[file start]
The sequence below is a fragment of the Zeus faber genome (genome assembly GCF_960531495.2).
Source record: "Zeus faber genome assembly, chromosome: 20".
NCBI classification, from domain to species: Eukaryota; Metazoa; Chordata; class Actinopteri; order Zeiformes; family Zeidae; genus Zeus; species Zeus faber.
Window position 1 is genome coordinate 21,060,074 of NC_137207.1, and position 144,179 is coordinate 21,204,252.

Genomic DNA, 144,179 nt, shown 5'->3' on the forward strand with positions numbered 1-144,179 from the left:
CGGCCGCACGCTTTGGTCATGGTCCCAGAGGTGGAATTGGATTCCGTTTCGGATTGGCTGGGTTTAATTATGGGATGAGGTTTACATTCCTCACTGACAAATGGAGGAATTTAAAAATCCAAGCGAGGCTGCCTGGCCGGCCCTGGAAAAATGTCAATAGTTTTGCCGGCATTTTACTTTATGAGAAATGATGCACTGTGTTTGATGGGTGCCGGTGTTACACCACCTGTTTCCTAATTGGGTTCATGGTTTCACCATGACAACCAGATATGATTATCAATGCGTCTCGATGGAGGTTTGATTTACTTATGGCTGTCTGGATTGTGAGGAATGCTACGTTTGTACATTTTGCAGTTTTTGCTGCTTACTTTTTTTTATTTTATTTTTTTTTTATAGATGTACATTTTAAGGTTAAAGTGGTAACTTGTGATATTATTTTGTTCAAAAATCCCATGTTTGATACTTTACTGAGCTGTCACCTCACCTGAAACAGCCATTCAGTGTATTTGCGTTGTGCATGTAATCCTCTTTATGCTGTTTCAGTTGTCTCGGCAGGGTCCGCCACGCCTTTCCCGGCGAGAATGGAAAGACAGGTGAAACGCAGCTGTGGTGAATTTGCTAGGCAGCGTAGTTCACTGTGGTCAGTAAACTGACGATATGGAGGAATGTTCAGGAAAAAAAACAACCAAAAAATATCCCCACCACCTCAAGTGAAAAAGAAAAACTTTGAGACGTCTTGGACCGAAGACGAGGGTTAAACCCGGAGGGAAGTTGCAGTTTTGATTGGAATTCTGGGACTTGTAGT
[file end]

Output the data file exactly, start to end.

The sequence below is a fragment of the Zeus faber genome (genome assembly GCF_960531495.2).
Source record: "Zeus faber genome assembly, chromosome: 20".
NCBI classification, from domain to species: Eukaryota; Metazoa; Chordata; class Actinopteri; order Zeiformes; family Zeidae; genus Zeus; species Zeus faber.
Window position 1 is genome coordinate 21,060,074 of NC_137207.1, and position 144,179 is coordinate 21,204,252.

Genomic DNA, 144,179 nt, shown 5'->3' on the forward strand with positions numbered 1-144,179 from the left:
CGGCCGCACGCTTTGGTCATGGTCCCAGAGGTGGAATTGGATTCCGTTTCGGATTGGCTGGGTTTAATTATGGGATGAGGTTTACATTCCTCACTGACAAATGGAGGAATTTAAAAATCCAAGCGAGGCTGCCTGGCCGGCCCTGGAAAAATGTCAATAGTTTTGCCGGCATTTTACTTTATGAGAAATGATGCACTGTGTTTGATGGGTGCCGGTGTTACACCACCTGTTTCCTAATTGGGTTCATGGTTTCACCATGACAACCAGATATGATTATCAATGCGTCTCGATGGAGGTTTGATTTACTTATGGCTGTCTGGATTGTGAGGAATGCTACGTTTGTACATTTTGCAGTTTTTGCTGCTTACTTTTTTTTATTTTATTTTTTTTTTATAGATGTACATTTTAAGGTTAAAGTGGTAACTTGTGATATTATTTTGTTCAAAAATCCCATGTTTGATACTTTACTGAGCTGTCACCTCACCTGAAACAGCCATTCAGTGTATTTGCGTTGTGCATGTAATCCTCTTTATGCTGTTTCAGTTGTCTCGGCAGGGTCCGCCACGCCTTTCCCGGCGAGAATGGAAAGACAGGTGAAACGCAGCTGTGGTGAATTTGCTAGGCAGCGTAGTTCACTGTGGTCAGTAAACTGACGATATGGAGGAATGTTCAGGAAAAAAAACAACCAAAAAATATCCCCACCACCTCAAGTGAAAAAGAAAAACTTTGAGACGTCTTGGACCGAAGACGAGGGTTAAACCCGGAGGGAAGTTGCAGTTTTGATTGGAATTCTGGGACTTGTAGT